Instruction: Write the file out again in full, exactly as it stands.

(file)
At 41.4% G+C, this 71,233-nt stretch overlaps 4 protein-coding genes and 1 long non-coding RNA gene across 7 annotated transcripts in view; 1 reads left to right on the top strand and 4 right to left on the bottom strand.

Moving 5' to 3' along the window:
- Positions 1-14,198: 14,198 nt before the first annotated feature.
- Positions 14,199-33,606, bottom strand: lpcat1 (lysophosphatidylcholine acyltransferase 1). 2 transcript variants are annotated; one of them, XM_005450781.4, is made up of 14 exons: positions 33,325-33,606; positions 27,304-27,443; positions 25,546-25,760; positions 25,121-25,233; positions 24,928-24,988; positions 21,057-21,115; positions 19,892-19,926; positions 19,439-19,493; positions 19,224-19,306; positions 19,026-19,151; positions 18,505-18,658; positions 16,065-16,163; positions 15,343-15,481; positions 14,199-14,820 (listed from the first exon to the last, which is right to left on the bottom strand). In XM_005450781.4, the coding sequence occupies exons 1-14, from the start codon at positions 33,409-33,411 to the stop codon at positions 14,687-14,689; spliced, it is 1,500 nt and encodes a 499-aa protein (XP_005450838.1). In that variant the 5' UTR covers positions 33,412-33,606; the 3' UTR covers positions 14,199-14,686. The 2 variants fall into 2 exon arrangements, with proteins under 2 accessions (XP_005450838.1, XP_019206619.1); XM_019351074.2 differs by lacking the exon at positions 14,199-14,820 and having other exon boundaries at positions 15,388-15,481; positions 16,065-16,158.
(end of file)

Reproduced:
At 41.4% G+C, this 71,233-nt stretch overlaps 4 protein-coding genes and 1 long non-coding RNA gene across 7 annotated transcripts in view; 1 reads left to right on the top strand and 4 right to left on the bottom strand.

Moving 5' to 3' along the window:
- Positions 1-14,198: 14,198 nt before the first annotated feature.
- Positions 14,199-33,606, bottom strand: lpcat1 (lysophosphatidylcholine acyltransferase 1). 2 transcript variants are annotated; one of them, XM_005450781.4, is made up of 14 exons: positions 33,325-33,606; positions 27,304-27,443; positions 25,546-25,760; positions 25,121-25,233; positions 24,928-24,988; positions 21,057-21,115; positions 19,892-19,926; positions 19,439-19,493; positions 19,224-19,306; positions 19,026-19,151; positions 18,505-18,658; positions 16,065-16,163; positions 15,343-15,481; positions 14,199-14,820 (listed from the first exon to the last, which is right to left on the bottom strand). In XM_005450781.4, the coding sequence occupies exons 1-14, from the start codon at positions 33,409-33,411 to the stop codon at positions 14,687-14,689; spliced, it is 1,500 nt and encodes a 499-aa protein (XP_005450838.1). In that variant the 5' UTR covers positions 33,412-33,606; the 3' UTR covers positions 14,199-14,686. The 2 variants fall into 2 exon arrangements, with proteins under 2 accessions (XP_005450838.1, XP_019206619.1); XM_019351074.2 differs by lacking the exon at positions 14,199-14,820 and having other exon boundaries at positions 15,388-15,481; positions 16,065-16,158.